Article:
to those who follow that sound advice. In a sense, it
is a form of self-publishing...and so the wheel turns.
You have to speculate to accumulate!

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Greg Freeman

Sun 1st Oct 2017 19:06

I'm not sure that you've read this piece closely enough, MC, even though you have written at some length about it. These poets are not saying that they can earn a living through their poetry alone, but from work associated with their poetry. That's the crucial difference.

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M.C. Newberry

Sun 1st Oct 2017 18:16

Historically, poets - like composers of music - would have sponsors to support them and their work, not only hoping
for commercial profit but in the wider context of adding to
the quality of life and artistic endeavour. It was thought
socially and morally worthwhile, and benefitted both
the patronised and the patron. But it can be argued
that poetry is the poor relation and that the best - and
best remembered - poetry was not the product of any
financially orientated employment, until relatively recent
times when faculties and positions were in place - and
the likes of "Poet Laureate" became established.
Much of what is likely - and perhaps most deserving - to remain is the result of self-publishing, when a writer has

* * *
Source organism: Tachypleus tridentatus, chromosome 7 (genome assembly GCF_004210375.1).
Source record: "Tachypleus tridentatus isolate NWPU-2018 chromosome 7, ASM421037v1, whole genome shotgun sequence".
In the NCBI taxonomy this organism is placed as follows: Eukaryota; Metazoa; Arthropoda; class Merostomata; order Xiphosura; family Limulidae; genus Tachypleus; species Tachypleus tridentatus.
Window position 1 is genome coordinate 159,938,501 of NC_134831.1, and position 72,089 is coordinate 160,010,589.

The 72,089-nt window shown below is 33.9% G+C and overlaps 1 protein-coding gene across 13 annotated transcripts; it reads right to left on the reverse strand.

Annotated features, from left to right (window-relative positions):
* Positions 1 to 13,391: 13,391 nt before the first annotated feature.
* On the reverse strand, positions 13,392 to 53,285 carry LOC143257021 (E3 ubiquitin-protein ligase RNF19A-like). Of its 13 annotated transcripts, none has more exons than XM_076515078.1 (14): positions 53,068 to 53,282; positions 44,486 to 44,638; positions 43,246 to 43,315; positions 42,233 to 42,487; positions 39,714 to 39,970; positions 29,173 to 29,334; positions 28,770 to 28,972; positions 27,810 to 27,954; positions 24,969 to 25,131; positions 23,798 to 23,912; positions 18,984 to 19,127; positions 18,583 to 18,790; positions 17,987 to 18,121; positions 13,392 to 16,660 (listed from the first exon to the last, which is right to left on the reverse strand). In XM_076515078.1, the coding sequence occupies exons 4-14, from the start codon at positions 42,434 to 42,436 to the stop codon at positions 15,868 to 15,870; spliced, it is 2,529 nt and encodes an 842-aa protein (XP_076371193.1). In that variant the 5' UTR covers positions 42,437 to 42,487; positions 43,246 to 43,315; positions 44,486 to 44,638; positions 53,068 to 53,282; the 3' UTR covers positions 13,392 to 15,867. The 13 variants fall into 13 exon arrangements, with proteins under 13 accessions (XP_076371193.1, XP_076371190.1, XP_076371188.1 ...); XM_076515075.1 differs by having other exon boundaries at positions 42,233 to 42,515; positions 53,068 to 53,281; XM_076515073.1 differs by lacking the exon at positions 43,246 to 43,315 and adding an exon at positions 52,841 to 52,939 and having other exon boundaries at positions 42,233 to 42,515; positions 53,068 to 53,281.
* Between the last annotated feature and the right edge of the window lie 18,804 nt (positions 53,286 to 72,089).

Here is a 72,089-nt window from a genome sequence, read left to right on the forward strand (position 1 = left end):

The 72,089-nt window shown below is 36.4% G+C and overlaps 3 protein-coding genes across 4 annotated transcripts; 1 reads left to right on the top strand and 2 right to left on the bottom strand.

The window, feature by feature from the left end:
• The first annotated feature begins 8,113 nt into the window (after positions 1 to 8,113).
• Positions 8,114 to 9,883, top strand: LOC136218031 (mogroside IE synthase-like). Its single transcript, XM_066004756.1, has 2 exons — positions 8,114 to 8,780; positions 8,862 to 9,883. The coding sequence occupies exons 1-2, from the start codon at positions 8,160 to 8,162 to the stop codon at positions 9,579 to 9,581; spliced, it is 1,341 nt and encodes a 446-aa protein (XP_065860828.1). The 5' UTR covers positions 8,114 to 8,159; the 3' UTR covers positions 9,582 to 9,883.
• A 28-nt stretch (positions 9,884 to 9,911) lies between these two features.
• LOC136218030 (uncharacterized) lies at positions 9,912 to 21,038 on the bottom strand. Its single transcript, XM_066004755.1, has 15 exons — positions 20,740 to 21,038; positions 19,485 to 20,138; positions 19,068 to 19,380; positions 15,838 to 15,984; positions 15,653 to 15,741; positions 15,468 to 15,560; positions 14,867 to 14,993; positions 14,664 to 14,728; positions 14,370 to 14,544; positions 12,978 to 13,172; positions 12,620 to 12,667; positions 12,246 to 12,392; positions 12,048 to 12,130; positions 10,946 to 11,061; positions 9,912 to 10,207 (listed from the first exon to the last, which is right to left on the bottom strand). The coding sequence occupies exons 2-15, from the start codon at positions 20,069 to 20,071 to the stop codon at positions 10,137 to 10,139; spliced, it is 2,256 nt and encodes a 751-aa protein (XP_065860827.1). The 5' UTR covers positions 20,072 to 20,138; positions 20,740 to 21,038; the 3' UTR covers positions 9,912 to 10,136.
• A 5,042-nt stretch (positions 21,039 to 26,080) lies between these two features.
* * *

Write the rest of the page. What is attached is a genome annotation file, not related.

enough faith in his/her product (and if income is your
aim, then it is to be seen as a product!) to pay their
way to get it "out there" and, hopefully, become known
and even "memorable". As things stand, there is the
existence of a type of poet that exists in a rarefied
world of creation, writing stuff that is mutually agreeable
and acceptable, whilst looking with haughty and dismissive mien upon anything that might be "popular"
- and thus "unworthy" (in a sort of reverse rendition of
what went before) of being promoted into perpetuity.
Occasionally, the likes of Ayres and others break through
and become commercially successful...but it's not
something that is seen that often via the poetry press
and its satellites, collective and individual.
It's nice to get paid for a poem but as for a living...?
Hardly a realistic prospect for most in the real world,
even for the most deserving.
From Houseman to Larkin, the evidence is self-evident
- so, when a Betjeman appears and reserves a place
in posterity, we should be grateful but not necessarily
assured of repeated instances for either today or the